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Palm Beach County v. Cove Club Investors Ltd.

Supreme Court of Florida
Apr 8, 1999
734 So. 2d 379 (Fla. 1999)

Summary

distinguishing Anderson and related cases where a condemnation claimant had a contractual right to compensation that was "far from speculative," reducing the risk of "an endless number of claims based on unknown and incalculable depreciation of value to land"

Summary of this case from Belair Woods, LLC v. Comm'r

Opinion

No. 90,750

April 8, 1999

Application for Review of the Decision of the District Court of Appeal — Certified Great Public Importance — Fourth District — Case No. 96-0367 (Palm Beach County).

Denise D. Dytrych, County Attorney, and Leonard Berger and Barry S. Balmuth, Assistant County Attorneys, West Palm Beach, Florida, for Petitioner.

David D. Welch of Welch Finkel, Pompano Beach, Florida, for Respondent.

James G. Yaeger, Lee County Attorney, Fort Myers, Florida, for Lee County, Amicus Curiae.


We have for review the decision in Palm Beach County v. Cove Club Investors Ltd., 692 So.2d 998 (Fla. 4th DCA 1997), wherein the court certified the following as a question of great public importance:

WHETHER THE RIGHT OF A PRIVATE COUNTRY CLUB TO RECEIVE A STREAM OF INCOME FROM A MONTHLY RECREATION FEE ASSESSED AGAINST THE OWNER OF A RESIDENTIAL MOBILE HOME LOT CONSTITUTES A PROPERTY RIGHT COMPENSABLE UPON INVERSE CONDEMNATION BY THE COUNTY FOR USE OF THAT LOT IN A PUBLIC ROAD WIDENING PROJECT?

Id. at 1000. We have jurisdiction. See art. V, § 3(b)(4), Fla. Const. For the reasons expressed below, we answer the certified question in the affirmative and hold that under the factual circumstances presented herein a covenant running with the land and requiring individual lot owners in a mobile home residence to pay monthly recreation fees for the use and enjoyment of an adjoining country club constitutes a compensable property right in favor of the country club upon the condemnation of the mobile home lot by the government.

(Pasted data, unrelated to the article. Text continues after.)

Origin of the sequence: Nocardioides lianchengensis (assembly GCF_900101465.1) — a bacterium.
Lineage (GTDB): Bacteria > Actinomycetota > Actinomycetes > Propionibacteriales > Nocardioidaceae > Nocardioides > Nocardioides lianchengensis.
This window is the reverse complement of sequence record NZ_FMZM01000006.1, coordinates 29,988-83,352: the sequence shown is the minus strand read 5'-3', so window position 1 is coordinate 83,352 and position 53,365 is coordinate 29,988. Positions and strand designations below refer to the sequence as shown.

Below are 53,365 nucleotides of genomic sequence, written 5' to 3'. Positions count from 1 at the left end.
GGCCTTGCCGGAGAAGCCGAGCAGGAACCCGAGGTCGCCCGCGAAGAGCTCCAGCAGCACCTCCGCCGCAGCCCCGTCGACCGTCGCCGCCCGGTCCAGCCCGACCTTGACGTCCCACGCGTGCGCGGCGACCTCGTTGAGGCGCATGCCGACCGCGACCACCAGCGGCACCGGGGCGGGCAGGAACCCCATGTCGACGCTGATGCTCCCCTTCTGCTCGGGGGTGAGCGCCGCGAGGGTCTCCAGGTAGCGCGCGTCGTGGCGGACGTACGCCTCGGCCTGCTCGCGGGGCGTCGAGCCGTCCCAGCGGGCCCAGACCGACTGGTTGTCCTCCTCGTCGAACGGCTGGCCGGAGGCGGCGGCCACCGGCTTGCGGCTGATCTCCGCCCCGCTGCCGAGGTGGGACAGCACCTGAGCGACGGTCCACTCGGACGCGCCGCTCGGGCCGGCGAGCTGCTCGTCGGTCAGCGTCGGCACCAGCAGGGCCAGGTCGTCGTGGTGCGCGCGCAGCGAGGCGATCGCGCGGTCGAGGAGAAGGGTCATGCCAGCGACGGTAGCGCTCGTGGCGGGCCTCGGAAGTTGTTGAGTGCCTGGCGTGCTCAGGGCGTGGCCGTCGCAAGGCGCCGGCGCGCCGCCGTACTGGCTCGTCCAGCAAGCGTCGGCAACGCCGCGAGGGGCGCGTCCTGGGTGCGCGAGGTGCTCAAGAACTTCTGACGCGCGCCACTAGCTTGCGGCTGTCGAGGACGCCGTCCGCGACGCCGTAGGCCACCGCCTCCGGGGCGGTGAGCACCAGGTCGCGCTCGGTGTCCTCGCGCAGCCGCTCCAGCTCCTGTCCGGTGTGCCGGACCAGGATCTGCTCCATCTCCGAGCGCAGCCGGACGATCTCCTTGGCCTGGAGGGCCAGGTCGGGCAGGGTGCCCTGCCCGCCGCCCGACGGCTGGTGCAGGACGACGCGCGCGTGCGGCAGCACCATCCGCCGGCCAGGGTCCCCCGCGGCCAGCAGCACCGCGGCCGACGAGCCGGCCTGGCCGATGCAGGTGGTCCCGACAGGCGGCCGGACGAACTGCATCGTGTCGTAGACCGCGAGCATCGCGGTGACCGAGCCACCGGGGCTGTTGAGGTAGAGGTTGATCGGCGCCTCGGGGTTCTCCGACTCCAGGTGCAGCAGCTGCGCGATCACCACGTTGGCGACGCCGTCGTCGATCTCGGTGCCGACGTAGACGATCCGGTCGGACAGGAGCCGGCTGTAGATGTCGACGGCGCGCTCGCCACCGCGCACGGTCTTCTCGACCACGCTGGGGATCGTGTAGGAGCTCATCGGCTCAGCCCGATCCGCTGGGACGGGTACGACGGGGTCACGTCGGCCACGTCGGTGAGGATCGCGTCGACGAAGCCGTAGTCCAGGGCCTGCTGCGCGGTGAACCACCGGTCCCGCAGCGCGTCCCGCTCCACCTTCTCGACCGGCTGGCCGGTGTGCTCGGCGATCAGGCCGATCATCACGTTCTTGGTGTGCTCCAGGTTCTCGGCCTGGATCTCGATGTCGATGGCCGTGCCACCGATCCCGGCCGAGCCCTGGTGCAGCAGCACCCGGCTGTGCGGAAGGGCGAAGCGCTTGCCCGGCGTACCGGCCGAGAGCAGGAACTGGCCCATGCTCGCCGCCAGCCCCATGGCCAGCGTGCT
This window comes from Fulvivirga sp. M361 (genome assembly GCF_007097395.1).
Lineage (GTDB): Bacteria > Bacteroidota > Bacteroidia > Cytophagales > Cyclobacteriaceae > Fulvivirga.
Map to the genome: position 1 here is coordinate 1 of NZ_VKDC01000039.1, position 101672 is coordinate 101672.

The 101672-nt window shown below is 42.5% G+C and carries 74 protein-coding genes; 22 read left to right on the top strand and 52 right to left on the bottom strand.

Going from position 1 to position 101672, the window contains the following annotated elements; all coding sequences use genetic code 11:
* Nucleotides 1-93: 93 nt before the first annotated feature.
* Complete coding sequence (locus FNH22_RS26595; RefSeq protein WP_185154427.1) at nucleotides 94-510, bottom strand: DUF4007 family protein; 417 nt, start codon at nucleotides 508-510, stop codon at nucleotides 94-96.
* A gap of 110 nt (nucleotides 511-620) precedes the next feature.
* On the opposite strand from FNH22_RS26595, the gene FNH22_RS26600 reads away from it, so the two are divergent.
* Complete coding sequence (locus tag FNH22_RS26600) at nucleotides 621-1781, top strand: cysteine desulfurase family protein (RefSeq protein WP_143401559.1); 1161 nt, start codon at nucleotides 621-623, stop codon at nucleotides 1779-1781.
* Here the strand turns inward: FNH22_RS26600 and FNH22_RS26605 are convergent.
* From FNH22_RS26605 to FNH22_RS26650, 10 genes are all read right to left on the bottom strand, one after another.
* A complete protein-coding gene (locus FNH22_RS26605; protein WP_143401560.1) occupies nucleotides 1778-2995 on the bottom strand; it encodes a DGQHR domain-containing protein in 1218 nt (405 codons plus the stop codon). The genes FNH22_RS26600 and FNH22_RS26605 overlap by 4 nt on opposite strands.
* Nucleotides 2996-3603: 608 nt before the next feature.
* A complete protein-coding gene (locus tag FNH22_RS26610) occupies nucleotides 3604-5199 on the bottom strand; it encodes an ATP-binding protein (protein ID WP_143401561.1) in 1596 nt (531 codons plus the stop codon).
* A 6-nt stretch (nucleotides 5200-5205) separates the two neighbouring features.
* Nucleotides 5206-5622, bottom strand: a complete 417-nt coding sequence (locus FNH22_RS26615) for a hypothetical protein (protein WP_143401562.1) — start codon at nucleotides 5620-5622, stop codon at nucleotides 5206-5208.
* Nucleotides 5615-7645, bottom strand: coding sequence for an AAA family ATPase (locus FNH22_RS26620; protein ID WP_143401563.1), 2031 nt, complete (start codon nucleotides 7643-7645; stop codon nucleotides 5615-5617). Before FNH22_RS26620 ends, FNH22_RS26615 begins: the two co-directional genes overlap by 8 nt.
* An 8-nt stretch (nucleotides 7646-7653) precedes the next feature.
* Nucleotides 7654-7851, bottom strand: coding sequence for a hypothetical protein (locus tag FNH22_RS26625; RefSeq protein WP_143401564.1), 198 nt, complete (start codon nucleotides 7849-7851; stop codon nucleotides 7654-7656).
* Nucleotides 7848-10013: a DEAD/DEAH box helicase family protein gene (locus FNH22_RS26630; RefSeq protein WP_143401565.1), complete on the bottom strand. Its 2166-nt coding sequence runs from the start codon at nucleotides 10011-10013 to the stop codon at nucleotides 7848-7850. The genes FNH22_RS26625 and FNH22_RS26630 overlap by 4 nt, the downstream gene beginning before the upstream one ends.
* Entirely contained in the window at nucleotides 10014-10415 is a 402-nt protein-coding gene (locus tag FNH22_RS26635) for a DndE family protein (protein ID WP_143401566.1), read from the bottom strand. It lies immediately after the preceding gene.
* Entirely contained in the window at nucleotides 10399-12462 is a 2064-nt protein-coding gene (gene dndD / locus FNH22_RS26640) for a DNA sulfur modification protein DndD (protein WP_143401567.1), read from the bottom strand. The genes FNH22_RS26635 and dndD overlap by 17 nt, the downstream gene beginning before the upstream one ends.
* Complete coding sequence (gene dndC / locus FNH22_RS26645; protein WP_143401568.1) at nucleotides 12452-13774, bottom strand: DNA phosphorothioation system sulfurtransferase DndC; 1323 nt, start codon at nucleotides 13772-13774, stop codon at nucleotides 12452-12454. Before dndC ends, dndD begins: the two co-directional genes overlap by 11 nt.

MATERIAL FACTS AND PROCEDURE BELOW

The following facts are taken from the district court's opinion in Palm Beach County v. Cove Club Investors, Ltd., 692 So.2d 998 (Fla. 4th DCA 1997). The parties have stipulated to most of the facts in this case.

On November 21, 1989, Palm Beach County (County) purchased a residential mobile home lot from one Mary B. Herman. This lot was part of a mobile home community known as Sandalfoot Cove. The County acquired the lot through its powers of eminent domain for a road improvement project on Marina Boulevard in Palm Beach County. However, title to the property was subject to a 1969 recorded Declaration of Conditions, Covenants, Restrictions and Reservations Affecting Property Located in Sandalfoot Cove (Declaration). Under section 4(b) of the Declaration, each lot owner in the subdivision is required to pay a monthly recreational fee in exchange for the right to use the recreational facilities of Sandalfoot Country Club, including a golf course and country club. Pursuant to the Declaration, all restrictions contained in the Declaration, including the recreation fee assessment, were to "run with the land" for the duration of the term of the Declaration. Further, the duty to pay recreational fees was not dependent upon the lot owner's actual use of the golf course and country club facilities. In other words, the Declaration required the mobile home lot owners to pay the assessment fees regardless of whether they used the golf course or country club.

Section 4(b) of the Declaration provides, in relevant part: